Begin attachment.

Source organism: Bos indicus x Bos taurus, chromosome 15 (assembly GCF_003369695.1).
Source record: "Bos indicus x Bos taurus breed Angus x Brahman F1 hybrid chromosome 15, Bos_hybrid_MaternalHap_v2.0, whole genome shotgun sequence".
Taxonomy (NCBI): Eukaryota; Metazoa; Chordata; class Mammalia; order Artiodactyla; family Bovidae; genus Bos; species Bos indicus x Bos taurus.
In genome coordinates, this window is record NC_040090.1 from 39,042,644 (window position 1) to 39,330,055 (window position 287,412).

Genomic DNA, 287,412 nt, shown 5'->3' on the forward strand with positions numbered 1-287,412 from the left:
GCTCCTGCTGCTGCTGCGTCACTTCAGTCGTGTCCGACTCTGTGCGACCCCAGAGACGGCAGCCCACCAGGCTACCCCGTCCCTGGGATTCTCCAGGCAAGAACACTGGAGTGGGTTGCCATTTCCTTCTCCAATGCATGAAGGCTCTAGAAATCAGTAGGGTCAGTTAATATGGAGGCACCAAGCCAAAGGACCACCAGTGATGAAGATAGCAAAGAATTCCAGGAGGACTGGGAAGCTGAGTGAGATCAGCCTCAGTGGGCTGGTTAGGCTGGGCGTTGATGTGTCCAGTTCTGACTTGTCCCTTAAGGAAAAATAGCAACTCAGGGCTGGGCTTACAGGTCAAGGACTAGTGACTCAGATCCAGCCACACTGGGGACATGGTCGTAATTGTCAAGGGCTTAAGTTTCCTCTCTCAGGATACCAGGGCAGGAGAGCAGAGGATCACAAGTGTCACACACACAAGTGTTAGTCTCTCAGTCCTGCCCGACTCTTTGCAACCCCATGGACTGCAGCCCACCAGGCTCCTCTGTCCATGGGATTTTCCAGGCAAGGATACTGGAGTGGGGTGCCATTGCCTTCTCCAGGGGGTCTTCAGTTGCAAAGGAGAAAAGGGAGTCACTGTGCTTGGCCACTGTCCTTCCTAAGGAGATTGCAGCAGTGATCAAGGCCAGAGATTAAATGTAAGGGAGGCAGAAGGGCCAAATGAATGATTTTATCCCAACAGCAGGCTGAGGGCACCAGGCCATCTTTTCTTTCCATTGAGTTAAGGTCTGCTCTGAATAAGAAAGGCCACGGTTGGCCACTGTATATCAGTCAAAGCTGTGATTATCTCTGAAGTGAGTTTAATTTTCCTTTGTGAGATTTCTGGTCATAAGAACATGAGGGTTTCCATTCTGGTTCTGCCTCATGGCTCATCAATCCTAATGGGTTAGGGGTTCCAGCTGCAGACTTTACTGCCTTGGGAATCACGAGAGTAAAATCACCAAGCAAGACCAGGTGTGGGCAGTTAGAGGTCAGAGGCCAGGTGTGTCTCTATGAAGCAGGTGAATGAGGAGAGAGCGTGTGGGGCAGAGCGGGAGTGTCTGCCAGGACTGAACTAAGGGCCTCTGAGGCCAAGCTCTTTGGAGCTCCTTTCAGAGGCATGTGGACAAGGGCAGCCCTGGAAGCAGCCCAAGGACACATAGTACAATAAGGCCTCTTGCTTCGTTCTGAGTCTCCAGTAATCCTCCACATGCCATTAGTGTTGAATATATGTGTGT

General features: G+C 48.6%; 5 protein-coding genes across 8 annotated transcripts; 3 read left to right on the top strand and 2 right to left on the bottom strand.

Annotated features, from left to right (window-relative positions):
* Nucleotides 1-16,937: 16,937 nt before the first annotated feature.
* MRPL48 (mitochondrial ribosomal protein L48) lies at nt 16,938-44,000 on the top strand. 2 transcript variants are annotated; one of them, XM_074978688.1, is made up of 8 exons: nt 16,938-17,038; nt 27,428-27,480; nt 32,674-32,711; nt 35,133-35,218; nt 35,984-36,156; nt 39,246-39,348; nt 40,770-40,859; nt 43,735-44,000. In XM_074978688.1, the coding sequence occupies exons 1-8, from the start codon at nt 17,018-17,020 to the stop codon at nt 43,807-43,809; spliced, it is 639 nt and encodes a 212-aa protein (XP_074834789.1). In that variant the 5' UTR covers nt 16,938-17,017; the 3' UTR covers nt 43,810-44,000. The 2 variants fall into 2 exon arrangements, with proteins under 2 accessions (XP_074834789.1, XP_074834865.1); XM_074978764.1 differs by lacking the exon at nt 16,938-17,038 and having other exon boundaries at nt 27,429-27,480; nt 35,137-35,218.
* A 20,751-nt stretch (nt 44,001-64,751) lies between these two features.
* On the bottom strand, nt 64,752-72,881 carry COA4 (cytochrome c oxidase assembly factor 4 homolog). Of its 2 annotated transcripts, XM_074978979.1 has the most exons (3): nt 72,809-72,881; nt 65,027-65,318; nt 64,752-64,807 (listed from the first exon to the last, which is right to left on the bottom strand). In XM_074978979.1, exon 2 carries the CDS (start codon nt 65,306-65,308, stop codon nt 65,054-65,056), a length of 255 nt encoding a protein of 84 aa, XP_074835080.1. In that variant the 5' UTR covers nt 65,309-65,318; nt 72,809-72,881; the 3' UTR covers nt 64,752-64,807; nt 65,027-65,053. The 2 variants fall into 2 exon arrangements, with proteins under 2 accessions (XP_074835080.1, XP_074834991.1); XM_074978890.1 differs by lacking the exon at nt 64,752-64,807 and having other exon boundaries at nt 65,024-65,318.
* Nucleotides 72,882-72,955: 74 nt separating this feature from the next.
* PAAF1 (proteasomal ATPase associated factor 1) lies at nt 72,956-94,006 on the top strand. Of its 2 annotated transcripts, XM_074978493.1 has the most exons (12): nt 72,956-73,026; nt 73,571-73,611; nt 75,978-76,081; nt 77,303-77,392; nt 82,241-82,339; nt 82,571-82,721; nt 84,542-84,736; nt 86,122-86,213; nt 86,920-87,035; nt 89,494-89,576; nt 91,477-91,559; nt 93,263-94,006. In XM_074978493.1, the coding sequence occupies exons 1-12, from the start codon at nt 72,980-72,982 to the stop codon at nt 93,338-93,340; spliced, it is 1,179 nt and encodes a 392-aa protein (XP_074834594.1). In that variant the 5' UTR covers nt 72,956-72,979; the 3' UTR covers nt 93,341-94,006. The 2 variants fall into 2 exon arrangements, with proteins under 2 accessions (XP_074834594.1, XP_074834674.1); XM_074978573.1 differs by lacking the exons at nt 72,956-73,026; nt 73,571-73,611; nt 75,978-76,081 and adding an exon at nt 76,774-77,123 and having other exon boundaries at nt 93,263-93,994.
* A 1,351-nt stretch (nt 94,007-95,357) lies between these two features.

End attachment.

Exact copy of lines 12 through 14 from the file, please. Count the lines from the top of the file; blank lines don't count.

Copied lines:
* On the bottom strand, nt 64,752-72,881 carry COA4 (cytochrome c oxidase assembly factor 4 homolog). Of its 2 annotated transcripts, XM_074978979.1 has the most exons (3): nt 72,809-72,881; nt 65,027-65,318; nt 64,752-64,807 (listed from the first exon to the last, which is right to left on the bottom strand). In XM_074978979.1, exon 2 carries the CDS (start codon nt 65,306-65,308, stop codon nt 65,054-65,056), a length of 255 nt encoding a protein of 84 aa, XP_074835080.1. In that variant the 5' UTR covers nt 65,309-65,318; nt 72,809-72,881; the 3' UTR covers nt 64,752-64,807; nt 65,027-65,053. The 2 variants fall into 2 exon arrangements, with proteins under 2 accessions (XP_074835080.1, XP_074834991.1); XM_074978890.1 differs by lacking the exon at nt 64,752-64,807 and having other exon boundaries at nt 65,024-65,318.
* Nucleotides 72,882-72,955: 74 nt separating this feature from the next.
* PAAF1 (proteasomal ATPase associated factor 1) lies at nt 72,956-94,006 on the top strand. Of its 2 annotated transcripts, XM_074978493.1 has the most exons (12): nt 72,956-73,026; nt 73,571-73,611; nt 75,978-76,081; nt 77,303-77,392; nt 82,241-82,339; nt 82,571-82,721; nt 84,542-84,736; nt 86,122-86,213; nt 86,920-87,035; nt 89,494-89,576; nt 91,477-91,559; nt 93,263-94,006. In XM_074978493.1, the coding sequence occupies exons 1-12, from the start codon at nt 72,980-72,982 to the stop codon at nt 93,338-93,340; spliced, it is 1,179 nt and encodes a 392-aa protein (XP_074834594.1). In that variant the 5' UTR covers nt 72,956-72,979; the 3' UTR covers nt 93,341-94,006. The 2 variants fall into 2 exon arrangements, with proteins under 2 accessions (XP_074834594.1, XP_074834674.1); XM_074978573.1 differs by lacking the exons at nt 72,956-73,026; nt 73,571-73,611; nt 75,978-76,081 and adding an exon at nt 76,774-77,123 and having other exon boundaries at nt 93,263-93,994.